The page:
Of course we don't allow students to use pejorative epithets in school. (The original title of this post was "The real problem with epithets." Then I remembered that epithets are a literary device commonly found in epic poetry.) I fancy myself an intellectual, so until recently, when a student said, "What's wrong with calling someone 'gay'?", I would tell them in excruciating detail. For the student, it probably sounded like: "Because when you zzzzz...."
Then I tried overcompensating the other way. "Because I said not to. It's my classroom, and I don't want to hear that kind of language. When you have your own classroom, you can use whatever language your morals and your lawyers decide is acceptable." "But..." "We can talk about it further in detention tomorrow evening, if you'd like. But I'm done talking about it now."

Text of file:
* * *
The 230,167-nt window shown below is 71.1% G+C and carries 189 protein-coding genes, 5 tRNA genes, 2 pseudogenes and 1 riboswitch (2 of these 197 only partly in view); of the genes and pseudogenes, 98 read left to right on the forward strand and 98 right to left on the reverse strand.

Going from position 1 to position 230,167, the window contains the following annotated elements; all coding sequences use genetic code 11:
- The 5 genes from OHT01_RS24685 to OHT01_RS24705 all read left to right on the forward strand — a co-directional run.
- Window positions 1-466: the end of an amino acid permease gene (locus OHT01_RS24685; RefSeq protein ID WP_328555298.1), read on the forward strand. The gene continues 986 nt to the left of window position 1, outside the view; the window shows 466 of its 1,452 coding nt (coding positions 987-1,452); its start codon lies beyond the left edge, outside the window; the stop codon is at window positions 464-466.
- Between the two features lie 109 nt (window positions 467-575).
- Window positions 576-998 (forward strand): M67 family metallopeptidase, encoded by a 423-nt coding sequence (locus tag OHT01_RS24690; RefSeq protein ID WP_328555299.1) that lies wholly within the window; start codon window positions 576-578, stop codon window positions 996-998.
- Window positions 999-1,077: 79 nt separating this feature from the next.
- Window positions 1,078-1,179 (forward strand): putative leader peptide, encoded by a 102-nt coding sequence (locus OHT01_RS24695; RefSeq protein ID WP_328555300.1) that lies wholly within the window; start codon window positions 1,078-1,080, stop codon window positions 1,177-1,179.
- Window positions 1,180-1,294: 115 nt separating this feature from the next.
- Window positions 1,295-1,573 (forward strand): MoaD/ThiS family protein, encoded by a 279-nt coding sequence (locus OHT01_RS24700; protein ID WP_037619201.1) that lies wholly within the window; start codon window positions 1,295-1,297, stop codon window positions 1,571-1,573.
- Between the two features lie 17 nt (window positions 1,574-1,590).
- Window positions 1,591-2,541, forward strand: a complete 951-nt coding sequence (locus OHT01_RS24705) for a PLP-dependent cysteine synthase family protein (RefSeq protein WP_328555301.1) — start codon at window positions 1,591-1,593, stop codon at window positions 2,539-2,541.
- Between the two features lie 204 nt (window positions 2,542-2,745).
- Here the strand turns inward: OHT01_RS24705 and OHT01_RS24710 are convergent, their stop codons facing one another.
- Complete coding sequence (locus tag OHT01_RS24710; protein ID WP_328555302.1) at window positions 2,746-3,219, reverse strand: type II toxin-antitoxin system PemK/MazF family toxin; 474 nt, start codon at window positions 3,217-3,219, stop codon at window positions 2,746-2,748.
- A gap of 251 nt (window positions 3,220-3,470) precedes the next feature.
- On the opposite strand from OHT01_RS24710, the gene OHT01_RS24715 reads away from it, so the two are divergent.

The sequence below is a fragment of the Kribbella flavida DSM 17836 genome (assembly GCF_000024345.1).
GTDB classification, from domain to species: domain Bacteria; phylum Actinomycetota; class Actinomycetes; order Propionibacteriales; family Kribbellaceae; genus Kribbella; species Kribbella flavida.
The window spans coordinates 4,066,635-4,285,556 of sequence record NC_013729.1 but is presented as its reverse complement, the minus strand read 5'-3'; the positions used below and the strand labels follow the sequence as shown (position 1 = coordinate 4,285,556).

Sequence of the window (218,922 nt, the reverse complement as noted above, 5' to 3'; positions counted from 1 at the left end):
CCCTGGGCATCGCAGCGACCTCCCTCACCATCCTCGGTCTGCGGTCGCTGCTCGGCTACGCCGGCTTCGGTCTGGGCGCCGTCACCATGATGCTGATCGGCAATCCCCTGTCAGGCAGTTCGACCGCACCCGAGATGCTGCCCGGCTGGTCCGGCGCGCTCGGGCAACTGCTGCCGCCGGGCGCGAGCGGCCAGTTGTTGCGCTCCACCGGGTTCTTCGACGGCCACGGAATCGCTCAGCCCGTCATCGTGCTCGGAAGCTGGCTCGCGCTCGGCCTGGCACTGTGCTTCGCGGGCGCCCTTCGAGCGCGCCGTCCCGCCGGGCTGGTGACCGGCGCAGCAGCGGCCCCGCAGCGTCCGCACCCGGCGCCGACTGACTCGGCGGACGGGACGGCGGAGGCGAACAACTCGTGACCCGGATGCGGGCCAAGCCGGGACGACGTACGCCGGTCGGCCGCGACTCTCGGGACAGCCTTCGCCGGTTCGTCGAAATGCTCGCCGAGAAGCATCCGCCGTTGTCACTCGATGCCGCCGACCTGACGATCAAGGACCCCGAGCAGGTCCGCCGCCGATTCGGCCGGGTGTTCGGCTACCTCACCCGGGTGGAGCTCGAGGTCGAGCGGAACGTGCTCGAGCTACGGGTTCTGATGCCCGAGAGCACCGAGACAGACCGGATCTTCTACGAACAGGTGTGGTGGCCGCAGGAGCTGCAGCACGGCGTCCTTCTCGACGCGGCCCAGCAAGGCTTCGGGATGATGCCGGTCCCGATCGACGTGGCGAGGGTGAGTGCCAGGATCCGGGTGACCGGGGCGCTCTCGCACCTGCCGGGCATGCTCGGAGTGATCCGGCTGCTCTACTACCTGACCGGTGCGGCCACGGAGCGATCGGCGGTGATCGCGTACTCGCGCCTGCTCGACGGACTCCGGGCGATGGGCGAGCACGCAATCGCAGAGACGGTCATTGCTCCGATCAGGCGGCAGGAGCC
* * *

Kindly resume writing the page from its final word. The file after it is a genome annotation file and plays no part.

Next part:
But Ta-Nehisi Coates, an actual intellectual, one who writes quite intelligibly about the complicated state of race relations in the US, and in the meantime has a lot to say about language and how it's shaped by (and shapes) our thinking, has the perfect sentence. It encapsulates both the ethics of my lecture, and the brevity of my discipline-based approach. (It's even better, because it's shorter.)
"[...I]t's always wrong to treat individuals as a 'collection of others.'"
I think I'll get it on a T-shirt.